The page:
A Glossary of Terms for Pointless Modern Phenomena
By Jon Link and Mick Bunnage
Published by Modern Toss ISBN 978-0-9929107-7-8
Reviewed by Spencer Hill
I have to begin this review by confessing that I have never heard of Modern Toss before. Yes, I am a cartoonist, but there are thousands of us, and I don’t read newspapers, Private Eye or New Scientist. Oh, and I have never seen any of their animations or TV appearances either. So I come to their latest project, Tossary of Terms, with absolutely no expectations or baggage. Where have I been for the past fourteen years? In my own little world without the news or reality TV, sort of like the ‘sportsmoat’ on page 37 of this book, but without the sport.
Tossary of Terms is a series of words or terms which describe the modern condition with an accompanying illustration. For example, ‘data barnacle’ is defined as a ‘Café customer who leeches four hours’ worth of free WIFI in exchange for shelling out two quid on a cup of fruit tea’. Yes, I picked a clean one for this review, as many have swearing in them, and there is a ‘Contains Foul Language’ warning on the front of the book.
The drawings which accompany this definition are line drawings in a realistic style, so if you are a fan of Modern Toss they are closer to the colouring books they released in 2016 than the gag cartoons you are familiar with in The Guardian, for example. Colour is often two tone, detail is minimal and most of them have additional speech balloons to add more humour in. There are over 100 in this book, and at the end is a really handy index to save you leafing back and forth for ages trying to find the one you wanted to show to somebody else because you loved it so much.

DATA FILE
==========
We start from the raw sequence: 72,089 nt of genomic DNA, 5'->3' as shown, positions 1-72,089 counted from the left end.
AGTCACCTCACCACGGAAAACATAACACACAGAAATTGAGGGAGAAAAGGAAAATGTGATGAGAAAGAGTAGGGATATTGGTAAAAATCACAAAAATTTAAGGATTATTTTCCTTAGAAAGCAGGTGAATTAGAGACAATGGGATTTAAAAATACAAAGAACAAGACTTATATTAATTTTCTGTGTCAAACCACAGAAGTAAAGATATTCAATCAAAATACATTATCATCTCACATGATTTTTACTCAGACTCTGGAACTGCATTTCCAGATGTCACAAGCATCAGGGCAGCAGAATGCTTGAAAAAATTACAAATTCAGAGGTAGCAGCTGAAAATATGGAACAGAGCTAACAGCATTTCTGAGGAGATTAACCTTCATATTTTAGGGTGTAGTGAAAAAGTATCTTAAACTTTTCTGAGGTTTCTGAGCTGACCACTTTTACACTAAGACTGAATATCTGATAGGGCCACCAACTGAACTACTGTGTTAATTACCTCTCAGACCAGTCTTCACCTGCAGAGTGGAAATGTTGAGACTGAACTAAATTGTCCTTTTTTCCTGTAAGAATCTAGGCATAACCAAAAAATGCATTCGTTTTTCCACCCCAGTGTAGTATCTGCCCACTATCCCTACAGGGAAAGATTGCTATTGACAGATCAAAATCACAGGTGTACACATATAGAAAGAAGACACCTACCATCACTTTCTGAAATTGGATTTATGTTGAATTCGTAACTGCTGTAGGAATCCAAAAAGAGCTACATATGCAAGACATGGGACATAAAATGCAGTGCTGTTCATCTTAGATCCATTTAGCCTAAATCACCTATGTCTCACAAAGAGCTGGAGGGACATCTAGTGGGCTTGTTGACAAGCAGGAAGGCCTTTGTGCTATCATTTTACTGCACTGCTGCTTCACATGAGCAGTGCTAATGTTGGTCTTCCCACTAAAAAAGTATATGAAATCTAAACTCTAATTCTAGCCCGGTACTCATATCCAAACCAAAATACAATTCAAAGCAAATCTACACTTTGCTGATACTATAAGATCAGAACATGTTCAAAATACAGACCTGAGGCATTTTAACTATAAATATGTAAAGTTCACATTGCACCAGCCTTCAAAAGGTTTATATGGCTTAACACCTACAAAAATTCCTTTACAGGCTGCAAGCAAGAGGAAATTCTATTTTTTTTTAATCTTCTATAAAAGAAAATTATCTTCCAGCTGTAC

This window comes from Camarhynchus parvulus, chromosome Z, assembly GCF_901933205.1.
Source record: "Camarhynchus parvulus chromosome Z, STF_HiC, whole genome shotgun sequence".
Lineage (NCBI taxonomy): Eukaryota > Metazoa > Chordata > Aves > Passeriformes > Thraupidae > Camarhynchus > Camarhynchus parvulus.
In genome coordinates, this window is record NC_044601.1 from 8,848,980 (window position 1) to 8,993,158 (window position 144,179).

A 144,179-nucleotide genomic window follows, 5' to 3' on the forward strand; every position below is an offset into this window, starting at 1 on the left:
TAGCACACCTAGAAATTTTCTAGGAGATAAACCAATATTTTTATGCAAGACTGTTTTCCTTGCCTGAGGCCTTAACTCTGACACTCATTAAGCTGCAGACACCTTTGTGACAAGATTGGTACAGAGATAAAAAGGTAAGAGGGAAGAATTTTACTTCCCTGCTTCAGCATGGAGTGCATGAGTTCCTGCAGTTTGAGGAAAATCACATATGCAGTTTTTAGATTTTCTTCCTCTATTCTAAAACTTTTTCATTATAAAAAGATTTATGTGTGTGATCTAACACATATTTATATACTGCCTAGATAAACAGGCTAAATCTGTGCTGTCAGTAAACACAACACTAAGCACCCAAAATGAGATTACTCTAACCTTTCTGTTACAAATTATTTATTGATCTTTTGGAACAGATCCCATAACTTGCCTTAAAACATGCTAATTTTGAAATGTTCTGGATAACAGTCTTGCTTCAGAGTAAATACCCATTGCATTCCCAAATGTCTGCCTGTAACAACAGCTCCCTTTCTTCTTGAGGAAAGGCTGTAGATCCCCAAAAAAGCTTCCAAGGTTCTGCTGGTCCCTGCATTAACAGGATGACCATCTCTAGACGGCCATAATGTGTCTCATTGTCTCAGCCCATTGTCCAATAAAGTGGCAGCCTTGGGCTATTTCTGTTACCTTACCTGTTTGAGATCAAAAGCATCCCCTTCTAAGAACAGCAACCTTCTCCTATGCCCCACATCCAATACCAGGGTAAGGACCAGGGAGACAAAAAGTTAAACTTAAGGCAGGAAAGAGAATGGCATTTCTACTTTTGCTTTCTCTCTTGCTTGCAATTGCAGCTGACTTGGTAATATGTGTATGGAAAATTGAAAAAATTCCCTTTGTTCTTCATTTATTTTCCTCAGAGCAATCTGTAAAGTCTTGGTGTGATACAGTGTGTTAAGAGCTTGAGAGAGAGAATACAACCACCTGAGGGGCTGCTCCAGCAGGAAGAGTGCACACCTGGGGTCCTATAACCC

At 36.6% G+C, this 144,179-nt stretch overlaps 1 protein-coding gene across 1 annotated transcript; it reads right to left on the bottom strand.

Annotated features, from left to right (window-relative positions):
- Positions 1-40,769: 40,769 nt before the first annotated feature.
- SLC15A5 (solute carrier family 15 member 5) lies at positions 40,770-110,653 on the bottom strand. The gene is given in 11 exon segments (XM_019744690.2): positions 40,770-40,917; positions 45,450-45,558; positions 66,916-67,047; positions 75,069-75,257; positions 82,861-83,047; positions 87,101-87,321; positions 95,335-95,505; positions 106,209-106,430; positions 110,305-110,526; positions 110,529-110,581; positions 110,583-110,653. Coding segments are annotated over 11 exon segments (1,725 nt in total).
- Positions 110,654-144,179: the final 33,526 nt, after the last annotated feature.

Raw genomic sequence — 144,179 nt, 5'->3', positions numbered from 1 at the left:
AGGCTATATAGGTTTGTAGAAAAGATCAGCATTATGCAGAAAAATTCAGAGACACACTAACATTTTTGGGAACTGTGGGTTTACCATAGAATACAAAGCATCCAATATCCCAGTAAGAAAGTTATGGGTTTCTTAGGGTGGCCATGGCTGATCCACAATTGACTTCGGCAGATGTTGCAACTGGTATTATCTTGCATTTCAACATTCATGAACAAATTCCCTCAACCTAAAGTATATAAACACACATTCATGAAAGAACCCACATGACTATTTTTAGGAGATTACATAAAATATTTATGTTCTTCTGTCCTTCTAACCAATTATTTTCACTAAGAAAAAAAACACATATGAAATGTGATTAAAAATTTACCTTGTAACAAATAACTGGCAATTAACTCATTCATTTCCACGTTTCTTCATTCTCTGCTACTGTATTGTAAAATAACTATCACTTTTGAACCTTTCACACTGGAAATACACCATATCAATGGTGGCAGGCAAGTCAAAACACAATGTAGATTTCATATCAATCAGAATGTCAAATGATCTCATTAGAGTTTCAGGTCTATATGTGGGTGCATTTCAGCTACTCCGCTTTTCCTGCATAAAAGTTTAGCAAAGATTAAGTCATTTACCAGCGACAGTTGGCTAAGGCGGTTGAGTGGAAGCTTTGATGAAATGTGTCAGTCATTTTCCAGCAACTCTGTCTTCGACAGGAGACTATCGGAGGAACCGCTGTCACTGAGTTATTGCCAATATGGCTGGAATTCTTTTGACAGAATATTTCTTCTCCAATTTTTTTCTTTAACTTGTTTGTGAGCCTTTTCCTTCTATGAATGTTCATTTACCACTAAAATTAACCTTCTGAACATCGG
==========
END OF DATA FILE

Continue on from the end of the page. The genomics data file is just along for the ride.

If you are familiar with the impressive portfolio of Jon Link and Mick Bunnage then the humour in here is not going to offend you. They consider themselves to be little more than chroniclers of real world conversations, and that results in lots of swearing and potentially offensive humour. They also have no issues with the suggestion that they can’t draw. In fact, on their website a number of the testimonials from publications who use their work make reference to this, and it becomes part of the humour and the appeal.
These are cartoons which are not intended to be studied for days as part of a Fine Arts degree, but instead are drawn quickly and used to deliver the short conversation (in their gag cartoons) or illustrate the definition as in this book. To that end, I reckon they work really well. As you can see from the examples shown here we are not equating this to the stick man art of Randall Munroe’s xkcd, but neither are we chopping off our drawing hands in despair as we gaze upon the wonder that is Bill Watterson’s Calvin and Hobbes. Saying that, I am going to guess that they spent a lot longer drawing these illustrations (and the ones in those colouring books I mentioned) than they do on the gag cartoons used in The Guardian etc.
If you know someone who is a fan of Modern Toss then they absolutely need this book in their lives, as the humour is no different to their previous works. I reckon it also has quite wide appeal for people who like their amusement a little edgy and offensive, so it is a perfect release for Christmas, as it is definitely a stocking filler in size (15 x 22 cm) and price. I have to admit that it grew on me quite quickly, and I prefer this to their gag cartoons. Partly this is because their gag cartoons require a connection to the world to understand, and we have already established I live in a bubble. This humour is much more observational in nature and therefore more accessible. There will be at least a quarter of the situations in here everyone will be familiar with. No, I wouldn’t frame anything in here and give it wall space, but it is clever and the illustrations match the content and deliver exactly in the way you expect from this successful partnership.